As the page URI seems to be diffusing rapidly through the web, it becomes INCREASINGLY IMPORTANT for me to warn visitors: This project is under construction! I've literally changed every page linked below two or three times today. I may end up rerunning some numbers tomorrow or Friday. Do not assume that everything is correct and that these numbers are final. Look them over and enjoy, but come back next week to see the final numbers (which may still be incorrect).
This page contains the running results of a series of benchmarks being run on a dual athlon the week of 3/12-3/16 (2001). I'm posting things as I get them, so people have time to comment on any results that are insane (as I am not personally familiar with "sanity" on all the benchmarks that I've been asked to run). If the comments are communicated in a timely fashion I'll try to rerun anything that isn't working correctly and post the corrected results.
Some of the numbers posted for comparison purposes aren't really very good for that purpose. For example, the lmbench page compares a 933 MHz PIII running the 2.2.16 kernel to the 1.2 GHz dual Athlon running the 2.4.2 kernel. It is very difficult to connect e.g context switch rates or certain latencies to the system hardware (CPU and memory subsystem) versus the system software (kernel and libraries) where they are clearly different. Remember, I don't own the Athlon I'm testing and have to run what is there, so such mismatches are inevitable.
Disclaimer: I'm not being paid by AMD to run these tests. In fact, I'm not being paid by anyone to run these tests. Of course, if anyone wants to pay me to run these tests, I'd be happy to send them a P.O. box number (small unmarked bills in a brown manila envelope would be most convenient). If cash is difficult just now, feel free to send hardware or tee shirts.
An Important Warning! I do not certify that these results are correct or suitable for use as an accurate representation of comparative systems performance. The results may be useful to you (obviously I hope that they will be) but are not guaranteed to be suitable for any purpose whatsoever. The system itself is a beta system with a beta 760MP chipset. It is running 2.4.2 which is a fairly new kernel. I have no control whatsoever over kernel, compiler or hardware configuration. Use these results or don't use them at your own risk to make hardware purchase or design decisions.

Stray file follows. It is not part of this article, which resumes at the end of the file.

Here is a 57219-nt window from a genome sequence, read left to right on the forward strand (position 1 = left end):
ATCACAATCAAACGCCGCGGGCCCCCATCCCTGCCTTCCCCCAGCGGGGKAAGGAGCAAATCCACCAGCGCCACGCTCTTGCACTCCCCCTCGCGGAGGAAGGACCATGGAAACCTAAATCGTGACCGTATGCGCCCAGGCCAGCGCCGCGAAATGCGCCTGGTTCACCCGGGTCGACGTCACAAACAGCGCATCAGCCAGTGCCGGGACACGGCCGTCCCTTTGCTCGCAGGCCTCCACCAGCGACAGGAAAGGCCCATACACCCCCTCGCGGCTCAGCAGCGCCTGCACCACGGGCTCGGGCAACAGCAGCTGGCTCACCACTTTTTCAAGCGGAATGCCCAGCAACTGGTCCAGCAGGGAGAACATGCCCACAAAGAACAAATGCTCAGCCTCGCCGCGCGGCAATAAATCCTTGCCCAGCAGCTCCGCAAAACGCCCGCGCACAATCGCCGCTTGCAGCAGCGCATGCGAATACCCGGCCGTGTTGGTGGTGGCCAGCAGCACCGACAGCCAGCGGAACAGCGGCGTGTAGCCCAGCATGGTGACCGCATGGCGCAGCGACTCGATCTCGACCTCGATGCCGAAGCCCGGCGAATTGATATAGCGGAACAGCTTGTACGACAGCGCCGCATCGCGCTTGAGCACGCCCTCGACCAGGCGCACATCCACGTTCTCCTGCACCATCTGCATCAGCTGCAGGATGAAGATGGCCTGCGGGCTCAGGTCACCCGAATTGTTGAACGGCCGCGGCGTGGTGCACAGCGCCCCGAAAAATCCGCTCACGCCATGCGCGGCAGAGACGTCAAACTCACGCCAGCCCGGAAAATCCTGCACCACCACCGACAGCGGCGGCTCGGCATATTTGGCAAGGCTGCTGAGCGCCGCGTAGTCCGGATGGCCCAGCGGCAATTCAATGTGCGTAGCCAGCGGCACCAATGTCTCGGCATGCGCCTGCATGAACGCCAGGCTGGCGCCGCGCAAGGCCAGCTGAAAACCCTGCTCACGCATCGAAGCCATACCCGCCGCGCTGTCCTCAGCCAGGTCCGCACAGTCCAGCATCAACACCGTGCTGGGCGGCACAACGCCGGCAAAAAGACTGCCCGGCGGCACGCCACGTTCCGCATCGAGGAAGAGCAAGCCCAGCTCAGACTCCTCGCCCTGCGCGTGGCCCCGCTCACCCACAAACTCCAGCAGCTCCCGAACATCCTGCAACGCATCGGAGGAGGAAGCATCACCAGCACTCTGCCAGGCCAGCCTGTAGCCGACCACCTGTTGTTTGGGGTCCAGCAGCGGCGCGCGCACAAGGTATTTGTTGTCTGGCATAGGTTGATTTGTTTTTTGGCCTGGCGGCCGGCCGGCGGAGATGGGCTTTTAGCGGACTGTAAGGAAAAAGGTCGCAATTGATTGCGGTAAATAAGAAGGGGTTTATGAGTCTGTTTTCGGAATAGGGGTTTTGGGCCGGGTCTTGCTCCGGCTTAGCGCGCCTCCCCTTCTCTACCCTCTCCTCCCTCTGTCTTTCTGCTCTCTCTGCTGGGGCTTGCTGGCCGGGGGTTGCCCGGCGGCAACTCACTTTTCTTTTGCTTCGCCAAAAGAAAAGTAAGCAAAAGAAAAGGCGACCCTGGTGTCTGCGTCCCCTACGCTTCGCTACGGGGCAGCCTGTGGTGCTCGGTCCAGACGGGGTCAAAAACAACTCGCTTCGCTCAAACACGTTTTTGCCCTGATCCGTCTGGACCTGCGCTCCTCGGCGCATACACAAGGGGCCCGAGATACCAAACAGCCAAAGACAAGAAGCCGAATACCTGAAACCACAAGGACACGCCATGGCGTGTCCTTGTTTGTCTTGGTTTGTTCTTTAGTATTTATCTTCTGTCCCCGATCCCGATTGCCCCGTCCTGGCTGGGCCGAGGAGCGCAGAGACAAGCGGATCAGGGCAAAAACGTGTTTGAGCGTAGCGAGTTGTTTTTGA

Free (and well-earned) Plug! The machine these tests were run on was provided by ASL Computers, which is a company that sells pre-installed linux configurations (only, as far as I can tell - WinXX users need not apply) ranging from desktops to full racks (both 2U and 1U form factors). They also sell a whole range of peripheral stuff, RAID enclosures and so forth. The company looks to be located in the bay area of California. If you're looking for quotes on beowulf (or generic cluster or even personal desktop) hardware it can't hurt to look over their offerings and/or contact them.
The following are links to the sources used to test the dual athlons. I am hoping that these evolve into something of a "beowulf performance suite". Note that in some cases it is not possible to fully "package" the sources, as they have dependencies not only on other tools but on particular builds of other tools. Several of them, for example, require LAM MPI built using the --with-rpi=usysv option. I do my best in these cases.
In all the cases where the tool used has its own primary source and maintainer, both the original/primary source and the packaged or modified source used in the benchmark are included below. On the benchmark page some effort will be made to detail the changes made (if any) so that readers can judge for themselves (and tell me!) whether the results are still properly comparable to those produced by the original sources.
I am publishing these sources, collected in one central location for easy retrieval, at least in part as a "request for comments" page. So please feel free to comment. If you just find it useful to have such a single site collection, let me know that as well.
These sources should (in many cases) form a decent collection of single cpu system benchmarks. Beowulf engineering can critically depend on a knowledge of certain microscopic bottlenecks and rates, but it isn't easy to determine the best set of tools to perform those measurements and harder still to collect them and build them and apply them with some assurance that your numbers are meaningful and comparable to other such numbers evaluated on other platforms.
Please feel free to retrieve and apply these tests in your own environments and please report to me any places where you think that they are broken or producing erroneous results.
Note that some of these links are still inactive as the sources either cannot be packaged or have not been packaged. Eventually I'll probably get through them, but I do have a job and work to do on top of benchmarking and beowulfery.